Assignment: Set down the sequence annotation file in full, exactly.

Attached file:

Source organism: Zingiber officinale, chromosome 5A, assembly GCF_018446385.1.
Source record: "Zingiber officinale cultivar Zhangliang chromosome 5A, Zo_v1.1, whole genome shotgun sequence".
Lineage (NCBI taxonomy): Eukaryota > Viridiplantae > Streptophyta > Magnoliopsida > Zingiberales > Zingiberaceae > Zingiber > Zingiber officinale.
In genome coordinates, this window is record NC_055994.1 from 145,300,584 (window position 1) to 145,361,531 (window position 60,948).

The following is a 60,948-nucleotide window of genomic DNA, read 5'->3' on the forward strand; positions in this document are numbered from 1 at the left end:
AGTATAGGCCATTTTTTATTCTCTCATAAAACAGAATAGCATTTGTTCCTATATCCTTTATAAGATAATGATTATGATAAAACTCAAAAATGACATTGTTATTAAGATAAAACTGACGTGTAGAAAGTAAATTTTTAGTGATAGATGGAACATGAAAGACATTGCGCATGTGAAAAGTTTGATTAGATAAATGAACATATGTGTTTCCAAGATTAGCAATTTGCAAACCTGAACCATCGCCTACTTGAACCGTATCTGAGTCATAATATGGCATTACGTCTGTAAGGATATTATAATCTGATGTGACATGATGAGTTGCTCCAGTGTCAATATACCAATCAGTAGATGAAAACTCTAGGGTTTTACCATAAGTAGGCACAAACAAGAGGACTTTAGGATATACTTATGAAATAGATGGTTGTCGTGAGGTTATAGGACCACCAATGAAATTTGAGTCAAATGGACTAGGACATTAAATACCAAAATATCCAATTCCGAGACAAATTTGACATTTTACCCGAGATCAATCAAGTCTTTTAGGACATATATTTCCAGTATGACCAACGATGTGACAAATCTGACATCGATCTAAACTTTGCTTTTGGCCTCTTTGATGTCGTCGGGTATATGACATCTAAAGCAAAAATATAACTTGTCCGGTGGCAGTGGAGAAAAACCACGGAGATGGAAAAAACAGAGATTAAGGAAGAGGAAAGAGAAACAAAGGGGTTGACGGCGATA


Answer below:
Source organism: Zingiber officinale, chromosome 5A, assembly GCF_018446385.1.
Source record: "Zingiber officinale cultivar Zhangliang chromosome 5A, Zo_v1.1, whole genome shotgun sequence".
Lineage (NCBI taxonomy): Eukaryota > Viridiplantae > Streptophyta > Magnoliopsida > Zingiberales > Zingiberaceae > Zingiber > Zingiber officinale.
In genome coordinates, this window is record NC_055994.1 from 145,300,584 (window position 1) to 145,361,531 (window position 60,948).

The following is a 60,948-nucleotide window of genomic DNA, read 5'->3' on the forward strand; positions in this document are numbered from 1 at the left end:
AGTATAGGCCATTTTTTATTCTCTCATAAAACAGAATAGCATTTGTTCCTATATCCTTTATAAGATAATGATTATGATAAAACTCAAAAATGACATTGTTATTAAGATAAAACTGACGTGTAGAAAGTAAATTTTTAGTGATAGATGGAACATGAAAGACATTGCGCATGTGAAAAGTTTGATTAGATAAATGAACATATGTGTTTCCAAGATTAGCAATTTGCAAACCTGAACCATCGCCTACTTGAACCGTATCTGAGTCATAATATGGCATTACGTCTGTAAGGATATTATAATCTGATGTGACATGATGAGTTGCTCCAGTGTCAATATACCAATCAGTAGATGAAAACTCTAGGGTTTTACCATAAGTAGGCACAAACAAGAGGACTTTAGGATATACTTATGAAATAGATGGTTGTCGTGAGGTTATAGGACCACCAATGAAATTTGAGTCAAATGGACTAGGACATTAAATACCAAAATATCCAATTCCGAGACAAATTTGACATTTTACCCGAGATCAATCAAGTCTTTTAGGACATATATTTCCAGTATGACCAACGATGTGACAAATCTGACATCGATCTAAACTTTGCTTTTGGCCTCTTTGATGTCGTCGGGTATATGACATCTAAAGCAAAAATATAACTTGTCCGGTGGCAGTGGAGAAAAACCACGGAGATGGAAAAAACAGAGATTAAGGAAGAGGAAAGAGAAACAAAGGGGTTGACGGCGATA